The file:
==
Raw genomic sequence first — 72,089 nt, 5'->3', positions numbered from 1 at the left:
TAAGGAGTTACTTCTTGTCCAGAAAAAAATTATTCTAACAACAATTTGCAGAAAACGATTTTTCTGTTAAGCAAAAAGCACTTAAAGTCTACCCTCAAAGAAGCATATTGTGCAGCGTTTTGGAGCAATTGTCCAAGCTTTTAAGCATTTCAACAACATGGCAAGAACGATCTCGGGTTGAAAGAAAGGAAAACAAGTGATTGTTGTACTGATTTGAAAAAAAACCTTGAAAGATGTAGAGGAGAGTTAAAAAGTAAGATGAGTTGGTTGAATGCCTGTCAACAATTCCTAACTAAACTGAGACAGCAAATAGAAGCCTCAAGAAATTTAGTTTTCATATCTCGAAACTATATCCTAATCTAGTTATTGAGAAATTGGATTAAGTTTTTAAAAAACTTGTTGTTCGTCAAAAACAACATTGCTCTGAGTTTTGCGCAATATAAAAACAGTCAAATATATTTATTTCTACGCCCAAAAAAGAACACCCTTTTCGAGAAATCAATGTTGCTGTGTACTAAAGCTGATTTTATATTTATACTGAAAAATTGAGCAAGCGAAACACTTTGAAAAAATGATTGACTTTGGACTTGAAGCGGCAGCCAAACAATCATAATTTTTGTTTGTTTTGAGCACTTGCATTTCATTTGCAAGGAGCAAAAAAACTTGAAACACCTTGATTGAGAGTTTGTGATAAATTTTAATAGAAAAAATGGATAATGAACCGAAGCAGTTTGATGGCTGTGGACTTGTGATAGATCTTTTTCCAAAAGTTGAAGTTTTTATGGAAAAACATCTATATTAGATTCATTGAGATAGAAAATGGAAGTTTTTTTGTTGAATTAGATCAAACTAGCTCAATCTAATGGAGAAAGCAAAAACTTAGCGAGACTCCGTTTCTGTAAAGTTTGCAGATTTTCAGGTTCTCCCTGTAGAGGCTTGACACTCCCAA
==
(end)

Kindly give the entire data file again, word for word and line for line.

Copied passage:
Raw genomic sequence first — 72,089 nt, 5'->3', positions numbered from 1 at the left:
TAAGGAGTTACTTCTTGTCCAGAAAAAAATTATTCTAACAACAATTTGCAGAAAACGATTTTTCTGTTAAGCAAAAAGCACTTAAAGTCTACCCTCAAAGAAGCATATTGTGCAGCGTTTTGGAGCAATTGTCCAAGCTTTTAAGCATTTCAACAACATGGCAAGAACGATCTCGGGTTGAAAGAAAGGAAAACAAGTGATTGTTGTACTGATTTGAAAAAAAACCTTGAAAGATGTAGAGGAGAGTTAAAAAGTAAGATGAGTTGGTTGAATGCCTGTCAACAATTCCTAACTAAACTGAGACAGCAAATAGAAGCCTCAAGAAATTTAGTTTTCATATCTCGAAACTATATCCTAATCTAGTTATTGAGAAATTGGATTAAGTTTTTAAAAAACTTGTTGTTCGTCAAAAACAACATTGCTCTGAGTTTTGCGCAATATAAAAACAGTCAAATATATTTATTTCTACGCCCAAAAAAGAACACCCTTTTCGAGAAATCAATGTTGCTGTGTACTAAAGCTGATTTTATATTTATACTGAAAAATTGAGCAAGCGAAACACTTTGAAAAAATGATTGACTTTGGACTTGAAGCGGCAGCCAAACAATCATAATTTTTGTTTGTTTTGAGCACTTGCATTTCATTTGCAAGGAGCAAAAAAACTTGAAACACCTTGATTGAGAGTTTGTGATAAATTTTAATAGAAAAAATGGATAATGAACCGAAGCAGTTTGATGGCTGTGGACTTGTGATAGATCTTTTTCCAAAAGTTGAAGTTTTTATGGAAAAACATCTATATTAGATTCATTGAGATAGAAAATGGAAGTTTTTTTGTTGAATTAGATCAAACTAGCTCAATCTAATGGAGAAAGCAAAAACTTAGCGAGACTCCGTTTCTGTAAAGTTTGCAGATTTTCAGGTTCTCCCTGTAGAGGCTTGACACTCCCAA